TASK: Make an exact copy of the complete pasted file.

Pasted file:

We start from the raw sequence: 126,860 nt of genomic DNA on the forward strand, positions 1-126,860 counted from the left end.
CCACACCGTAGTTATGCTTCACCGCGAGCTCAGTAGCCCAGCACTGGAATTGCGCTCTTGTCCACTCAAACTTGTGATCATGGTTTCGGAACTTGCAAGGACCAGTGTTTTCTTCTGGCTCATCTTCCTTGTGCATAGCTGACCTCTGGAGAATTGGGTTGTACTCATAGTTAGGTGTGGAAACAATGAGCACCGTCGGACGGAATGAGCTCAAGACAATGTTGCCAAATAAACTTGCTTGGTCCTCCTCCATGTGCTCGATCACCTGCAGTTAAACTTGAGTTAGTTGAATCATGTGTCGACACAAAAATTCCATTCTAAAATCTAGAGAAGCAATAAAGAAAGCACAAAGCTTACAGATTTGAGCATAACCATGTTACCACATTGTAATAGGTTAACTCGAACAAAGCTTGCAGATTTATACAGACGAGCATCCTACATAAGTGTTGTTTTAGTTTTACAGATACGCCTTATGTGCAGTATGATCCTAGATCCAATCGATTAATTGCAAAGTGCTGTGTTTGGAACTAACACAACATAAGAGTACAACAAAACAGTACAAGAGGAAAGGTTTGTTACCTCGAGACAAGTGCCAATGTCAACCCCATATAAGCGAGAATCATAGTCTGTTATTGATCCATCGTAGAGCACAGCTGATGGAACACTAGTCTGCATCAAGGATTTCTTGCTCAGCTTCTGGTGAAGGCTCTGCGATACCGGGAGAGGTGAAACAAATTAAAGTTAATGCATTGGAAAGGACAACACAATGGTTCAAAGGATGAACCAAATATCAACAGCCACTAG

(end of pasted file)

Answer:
We start from the raw sequence: 126,860 nt of genomic DNA on the forward strand, positions 1-126,860 counted from the left end.
CCACACCGTAGTTATGCTTCACCGCGAGCTCAGTAGCCCAGCACTGGAATTGCGCTCTTGTCCACTCAAACTTGTGATCATGGTTTCGGAACTTGCAAGGACCAGTGTTTTCTTCTGGCTCATCTTCCTTGTGCATAGCTGACCTCTGGAGAATTGGGTTGTACTCATAGTTAGGTGTGGAAACAATGAGCACCGTCGGACGGAATGAGCTCAAGACAATGTTGCCAAATAAACTTGCTTGGTCCTCCTCCATGTGCTCGATCACCTGCAGTTAAACTTGAGTTAGTTGAATCATGTGTCGACACAAAAATTCCATTCTAAAATCTAGAGAAGCAATAAAGAAAGCACAAAGCTTACAGATTTGAGCATAACCATGTTACCACATTGTAATAGGTTAACTCGAACAAAGCTTGCAGATTTATACAGACGAGCATCCTACATAAGTGTTGTTTTAGTTTTACAGATACGCCTTATGTGCAGTATGATCCTAGATCCAATCGATTAATTGCAAAGTGCTGTGTTTGGAACTAACACAACATAAGAGTACAACAAAACAGTACAAGAGGAAAGGTTTGTTACCTCGAGACAAGTGCCAATGTCAACCCCATATAAGCGAGAATCATAGTCTGTTATTGATCCATCGTAGAGCACAGCTGATGGAACACTAGTCTGCATCAAGGATTTCTTGCTCAGCTTCTGGTGAAGGCTCTGCGATACCGGGAGAGGTGAAACAAATTAAAGTTAATGCATTGGAAAGGACAACACAATGGTTCAAAGGATGAACCAAATATCAACAGCCACTAG